APPLETON, Wis. - Jim Weber and Peter Moe have a lot in common. They're passionate about hunting, fishing, being with their families, and finding a cure for the horrific disease they're battling.
"The average person who gets ALS, it's really a three to five year death sentence," said Weber.
"I'm a realist," Moe said. "I have it. It is what it is. I'm going to get everything out of life while I have it, but I hate to see it affect the ones you care about."
ALS, also known as Lou Gehrig's disease, destroys neurons in the brain and spinal cord that control a person's ability to move, speak, swallow, and breathe.
"It's definitely a disease that slowly will rob you of all of your things that you're familiar with, you know with feeding, bathing, doing things for yourself," Weber explained.
Despite the 100% fatality rate, both men choose to remain positive.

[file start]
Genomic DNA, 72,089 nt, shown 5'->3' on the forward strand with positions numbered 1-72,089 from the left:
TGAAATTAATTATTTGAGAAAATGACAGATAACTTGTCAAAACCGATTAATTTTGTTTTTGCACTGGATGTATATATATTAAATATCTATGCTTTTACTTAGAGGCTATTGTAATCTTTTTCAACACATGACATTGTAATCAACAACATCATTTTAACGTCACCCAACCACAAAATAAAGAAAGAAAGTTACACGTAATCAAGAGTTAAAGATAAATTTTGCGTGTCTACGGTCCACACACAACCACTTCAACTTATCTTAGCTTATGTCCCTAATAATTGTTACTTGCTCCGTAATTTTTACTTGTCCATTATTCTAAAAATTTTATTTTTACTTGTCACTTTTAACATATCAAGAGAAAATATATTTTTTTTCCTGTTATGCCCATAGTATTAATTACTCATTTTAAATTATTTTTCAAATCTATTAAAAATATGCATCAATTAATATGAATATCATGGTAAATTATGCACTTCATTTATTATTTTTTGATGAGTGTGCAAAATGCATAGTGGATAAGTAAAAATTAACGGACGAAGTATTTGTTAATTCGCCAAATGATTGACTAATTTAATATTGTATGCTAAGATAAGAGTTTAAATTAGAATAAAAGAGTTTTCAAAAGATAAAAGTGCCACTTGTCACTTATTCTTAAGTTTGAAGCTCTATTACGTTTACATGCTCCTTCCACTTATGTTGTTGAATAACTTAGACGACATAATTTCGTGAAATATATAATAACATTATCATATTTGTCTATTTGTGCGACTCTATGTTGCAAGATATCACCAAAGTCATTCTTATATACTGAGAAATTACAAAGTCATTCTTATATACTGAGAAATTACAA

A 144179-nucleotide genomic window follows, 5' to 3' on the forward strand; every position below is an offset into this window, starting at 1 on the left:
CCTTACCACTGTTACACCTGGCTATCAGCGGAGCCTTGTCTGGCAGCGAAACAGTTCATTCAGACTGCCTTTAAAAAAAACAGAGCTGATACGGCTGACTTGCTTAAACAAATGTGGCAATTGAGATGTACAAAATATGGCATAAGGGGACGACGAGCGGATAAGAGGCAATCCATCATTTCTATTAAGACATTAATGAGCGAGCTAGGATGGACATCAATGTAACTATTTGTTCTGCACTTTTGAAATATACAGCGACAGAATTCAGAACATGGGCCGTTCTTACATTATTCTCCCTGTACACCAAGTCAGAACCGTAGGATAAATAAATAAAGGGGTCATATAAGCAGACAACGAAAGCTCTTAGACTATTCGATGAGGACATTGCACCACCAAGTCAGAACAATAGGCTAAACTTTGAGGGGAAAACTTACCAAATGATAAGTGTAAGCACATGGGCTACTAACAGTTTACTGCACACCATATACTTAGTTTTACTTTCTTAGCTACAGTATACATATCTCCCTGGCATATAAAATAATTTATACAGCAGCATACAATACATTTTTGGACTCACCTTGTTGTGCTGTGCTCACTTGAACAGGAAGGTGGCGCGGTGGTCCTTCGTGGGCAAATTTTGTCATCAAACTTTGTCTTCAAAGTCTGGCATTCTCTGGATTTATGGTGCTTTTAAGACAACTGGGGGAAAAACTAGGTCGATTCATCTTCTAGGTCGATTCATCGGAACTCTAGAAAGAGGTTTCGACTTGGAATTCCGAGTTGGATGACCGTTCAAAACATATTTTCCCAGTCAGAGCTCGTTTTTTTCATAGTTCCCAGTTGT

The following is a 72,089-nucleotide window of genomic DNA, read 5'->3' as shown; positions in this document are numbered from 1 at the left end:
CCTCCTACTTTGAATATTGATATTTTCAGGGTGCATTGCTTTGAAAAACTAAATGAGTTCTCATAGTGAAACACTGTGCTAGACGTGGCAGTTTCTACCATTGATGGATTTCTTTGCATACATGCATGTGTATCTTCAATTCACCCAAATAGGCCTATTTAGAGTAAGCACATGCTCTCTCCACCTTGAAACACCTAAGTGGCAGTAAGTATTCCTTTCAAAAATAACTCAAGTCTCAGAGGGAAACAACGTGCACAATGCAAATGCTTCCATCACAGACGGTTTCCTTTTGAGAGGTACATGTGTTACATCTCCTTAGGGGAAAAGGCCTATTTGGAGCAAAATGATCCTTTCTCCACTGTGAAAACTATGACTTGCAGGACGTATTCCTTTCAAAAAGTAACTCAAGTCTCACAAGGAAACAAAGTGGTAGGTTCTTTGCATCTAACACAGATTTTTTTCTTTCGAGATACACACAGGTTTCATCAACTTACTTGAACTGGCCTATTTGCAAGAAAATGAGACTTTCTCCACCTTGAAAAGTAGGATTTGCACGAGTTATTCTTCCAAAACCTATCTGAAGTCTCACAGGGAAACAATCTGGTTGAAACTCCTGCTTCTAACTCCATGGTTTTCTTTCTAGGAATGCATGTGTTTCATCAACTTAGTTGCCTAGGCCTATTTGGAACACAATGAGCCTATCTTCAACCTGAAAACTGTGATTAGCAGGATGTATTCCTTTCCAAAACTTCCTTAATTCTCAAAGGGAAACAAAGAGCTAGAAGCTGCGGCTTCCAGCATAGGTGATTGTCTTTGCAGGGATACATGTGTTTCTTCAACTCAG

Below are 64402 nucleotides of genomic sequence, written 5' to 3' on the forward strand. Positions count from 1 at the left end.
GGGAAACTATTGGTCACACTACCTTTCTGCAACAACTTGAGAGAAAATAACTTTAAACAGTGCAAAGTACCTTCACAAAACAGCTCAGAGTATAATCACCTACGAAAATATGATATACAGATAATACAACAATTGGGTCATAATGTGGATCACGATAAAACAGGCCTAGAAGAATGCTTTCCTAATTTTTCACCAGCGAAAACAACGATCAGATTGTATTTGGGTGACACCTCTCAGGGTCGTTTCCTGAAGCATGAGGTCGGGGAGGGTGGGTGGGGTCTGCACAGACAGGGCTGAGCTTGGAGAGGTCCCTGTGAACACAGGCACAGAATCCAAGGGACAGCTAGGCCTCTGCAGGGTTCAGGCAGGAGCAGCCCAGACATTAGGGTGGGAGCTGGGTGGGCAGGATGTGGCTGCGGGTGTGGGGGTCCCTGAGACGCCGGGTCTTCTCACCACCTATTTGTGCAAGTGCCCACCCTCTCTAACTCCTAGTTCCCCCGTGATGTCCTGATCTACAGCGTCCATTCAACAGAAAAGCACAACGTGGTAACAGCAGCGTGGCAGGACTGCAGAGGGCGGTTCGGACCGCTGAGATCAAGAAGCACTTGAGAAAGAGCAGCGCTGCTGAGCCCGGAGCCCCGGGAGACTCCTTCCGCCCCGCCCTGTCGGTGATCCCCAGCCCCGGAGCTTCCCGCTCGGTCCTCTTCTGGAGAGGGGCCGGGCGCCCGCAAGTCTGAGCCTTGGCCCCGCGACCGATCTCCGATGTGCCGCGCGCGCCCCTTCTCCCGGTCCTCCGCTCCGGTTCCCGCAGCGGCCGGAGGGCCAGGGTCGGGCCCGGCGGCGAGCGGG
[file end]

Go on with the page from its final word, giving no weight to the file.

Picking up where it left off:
Moe always tells his family, "No feeling sorry. No negative. I mean that's just wasted energy. I don't have the time for that."
Weber, who has several family members fighting the disease, and Mo have organized large teams to participate in the Walk to Defeat ALS at Memorial Park in Appleton. The money raised will help patients in Wisconsin as well as fund research for treatments and, ideally, a cure.
"They know what gene mutates. Now, they just have to figure out as far as what causes that gene to mutate," Weber explained.
With hope on the horizon, these two courageous men encourage you to join them Saturday morning to help stomp out ALS 150 years after it was first identified.
"The more we can get the word out there, the more funds we can raise, better research can be done, and we can fix this nasty disease," said Moe.